More than 300 delegates with civil society organisations and other stakeholders from around the world are participating in discussions and workshops that will directly impact the policy recommendations for the C20 Summit in Jaipur in July.
Hosted by Kalinga Institute of Industrial Technology (KIIT), the Gender Equality and Disability (GED) Working Group for Civil 20, an official Engagement Group of India’s G20 Presidency, inaugurated its Summit in Bhubaneswar, Odisha.
The focus is to address the multifaceted dimensions of inequalities and disadvantages experienced by different genders and people with physical and mental disabilities, including access to education, healthcare, financial and environmental resources, decent work, infrastructure, and decision-making. GED’s deliberations are based upon the underlying systemic issues, such as discrimination based on gender or ability, gender-based violence, lack of representation, and economic disparities.
As Chair of C20, Amma addressed the gathering through video message. She emphasised how society must help those who live on the margins, as there will be a ripple effect that will uplift all social and economic sectors.
“Many nations still treat women as inferior. Despite the world making tremendous progress in last many decades, there still is a great reluctance and mental block in acknowledging women’s equality. Among adolescent girls worldwide, one in four is denied education and employment. In the case of boys, this statistic is only one in ten. When women are suppressed, the world loses the productive contribution of 50 percent of its population,” said Amma.
“We should help children and women from marginalised groups escape their vulnerability and not let their hidden capabilities go waste. As women rise and move ahead, men should make way—even prepare the way—for them. Men should stop being a one-way street, and, instead, try to become a broad highway. Instead of trying to develop their muscle power like men, women should try and develop their heart muscles. They must be ready to accept what comes and move forward, without losing their self-confidence. We should create circumstances for them to succeed.”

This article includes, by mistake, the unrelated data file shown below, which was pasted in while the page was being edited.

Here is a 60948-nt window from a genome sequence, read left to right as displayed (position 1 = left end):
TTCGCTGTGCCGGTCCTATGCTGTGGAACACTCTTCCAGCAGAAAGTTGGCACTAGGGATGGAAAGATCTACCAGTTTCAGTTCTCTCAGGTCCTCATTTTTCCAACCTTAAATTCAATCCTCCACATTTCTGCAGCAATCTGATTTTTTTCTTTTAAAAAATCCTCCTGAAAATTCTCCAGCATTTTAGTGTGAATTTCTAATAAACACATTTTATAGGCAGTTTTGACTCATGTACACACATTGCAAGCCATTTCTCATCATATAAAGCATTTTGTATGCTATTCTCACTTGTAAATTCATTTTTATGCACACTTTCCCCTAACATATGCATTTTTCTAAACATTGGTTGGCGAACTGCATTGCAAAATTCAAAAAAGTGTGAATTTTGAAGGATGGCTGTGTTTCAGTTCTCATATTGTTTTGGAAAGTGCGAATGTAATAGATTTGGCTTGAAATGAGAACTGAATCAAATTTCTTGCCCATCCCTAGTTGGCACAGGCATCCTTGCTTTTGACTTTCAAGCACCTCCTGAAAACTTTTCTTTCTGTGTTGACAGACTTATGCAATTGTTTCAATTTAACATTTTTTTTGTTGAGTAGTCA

Amma added that this intention must include supporting young women in their access to higher education.
“Even among the girls studying in our college, parents pressure them to get married once they complete their undergraduate degrees. Few are allowed to pursue their PhD. The parents pull them back, saying that by the time they complete their PhD, they will be past marriageable age and it will be difficult to find them a husband. If we live in fear that our girls will not be able to get married, can anything be accomplished? If we create the right circumstances, they can definitely bring out their talents and make them useful for society. Right from childhood, boys should be taught to treat women and girls with respect,” concluded Amma.
“Gender equality and disability rights are critical issues, and we need to work together to address them. Gender discrimination is deeply ingrained in our societies. We need a holistic approach that addresses aspects like education, healthcare, and employment that affect vulnerable and marginalized groups,” said Dr. Achyuta Samanta, Founder of KIIT, in his address.
“This means shifting gender relations, promoting women leadership, and engaging men and boys in the process of attaining gender equality. Let us all continue to work together to make a difference. The power of collaboration is immense and together, we can make a better world.”